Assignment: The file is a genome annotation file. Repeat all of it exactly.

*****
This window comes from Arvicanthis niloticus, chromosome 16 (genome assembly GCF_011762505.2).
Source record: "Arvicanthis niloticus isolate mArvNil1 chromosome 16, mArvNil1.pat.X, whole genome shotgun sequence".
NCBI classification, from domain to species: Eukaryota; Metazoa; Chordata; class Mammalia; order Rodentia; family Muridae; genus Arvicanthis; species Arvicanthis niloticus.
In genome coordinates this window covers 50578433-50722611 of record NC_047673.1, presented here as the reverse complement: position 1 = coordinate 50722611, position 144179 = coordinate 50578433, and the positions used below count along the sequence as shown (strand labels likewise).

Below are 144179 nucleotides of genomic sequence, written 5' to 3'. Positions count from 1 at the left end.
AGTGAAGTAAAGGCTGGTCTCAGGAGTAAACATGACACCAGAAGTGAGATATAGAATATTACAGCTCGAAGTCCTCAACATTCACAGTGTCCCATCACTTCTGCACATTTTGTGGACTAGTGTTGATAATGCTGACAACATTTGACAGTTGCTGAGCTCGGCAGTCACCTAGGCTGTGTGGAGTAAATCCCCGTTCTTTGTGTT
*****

This window comes from Arvicanthis niloticus, chromosome 16 (genome assembly GCF_011762505.2).
Source record: "Arvicanthis niloticus isolate mArvNil1 chromosome 16, mArvNil1.pat.X, whole genome shotgun sequence".
NCBI classification, from domain to species: Eukaryota; Metazoa; Chordata; class Mammalia; order Rodentia; family Muridae; genus Arvicanthis; species Arvicanthis niloticus.
In genome coordinates this window covers 50578433-50722611 of record NC_047673.1, presented here as the reverse complement: position 1 = coordinate 50722611, position 144179 = coordinate 50578433, and the positions used below count along the sequence as shown (strand labels likewise).

Below are 144179 nucleotides of genomic sequence, written 5' to 3'. Positions count from 1 at the left end.
AGTGAAGTAAAGGCTGGTCTCAGGAGTAAACATGACACCAGAAGTGAGATATAGAATATTACAGCTCGAAGTCCTCAACATTCACAGTGTCCCATCACTTCTGCACATTTTGTGGACTAGTGTTGATAATGCTGACAACATTTGACAGTTGCTGAGCTCGGCAGTCACCTAGGCTGTGTGGAGTAAATCCCCGTTCTTTGTGTT